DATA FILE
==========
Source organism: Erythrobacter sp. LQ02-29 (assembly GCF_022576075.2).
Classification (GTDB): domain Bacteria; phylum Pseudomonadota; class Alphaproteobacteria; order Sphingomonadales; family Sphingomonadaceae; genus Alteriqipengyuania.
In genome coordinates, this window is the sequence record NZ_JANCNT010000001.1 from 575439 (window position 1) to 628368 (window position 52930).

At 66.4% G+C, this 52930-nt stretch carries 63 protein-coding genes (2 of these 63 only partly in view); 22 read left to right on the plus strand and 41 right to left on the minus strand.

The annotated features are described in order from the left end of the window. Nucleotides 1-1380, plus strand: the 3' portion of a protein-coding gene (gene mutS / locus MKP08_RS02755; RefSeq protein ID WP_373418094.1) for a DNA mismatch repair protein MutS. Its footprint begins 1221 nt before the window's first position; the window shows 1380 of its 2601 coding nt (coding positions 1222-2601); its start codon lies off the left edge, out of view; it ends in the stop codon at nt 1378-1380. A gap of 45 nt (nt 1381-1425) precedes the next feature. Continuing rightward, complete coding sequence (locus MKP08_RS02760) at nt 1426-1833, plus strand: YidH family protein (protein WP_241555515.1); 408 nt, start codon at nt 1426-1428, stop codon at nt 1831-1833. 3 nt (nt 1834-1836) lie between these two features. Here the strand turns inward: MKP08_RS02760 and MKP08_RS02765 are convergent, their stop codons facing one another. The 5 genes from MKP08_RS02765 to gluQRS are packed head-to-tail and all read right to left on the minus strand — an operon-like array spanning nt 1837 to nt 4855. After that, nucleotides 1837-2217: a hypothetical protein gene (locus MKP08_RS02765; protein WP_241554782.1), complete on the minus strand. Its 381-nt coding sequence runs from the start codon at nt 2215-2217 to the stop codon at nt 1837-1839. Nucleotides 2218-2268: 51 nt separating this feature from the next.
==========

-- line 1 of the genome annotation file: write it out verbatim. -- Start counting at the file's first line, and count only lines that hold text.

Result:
Source organism: Erythrobacter sp. LQ02-29 (assembly GCF_022576075.2).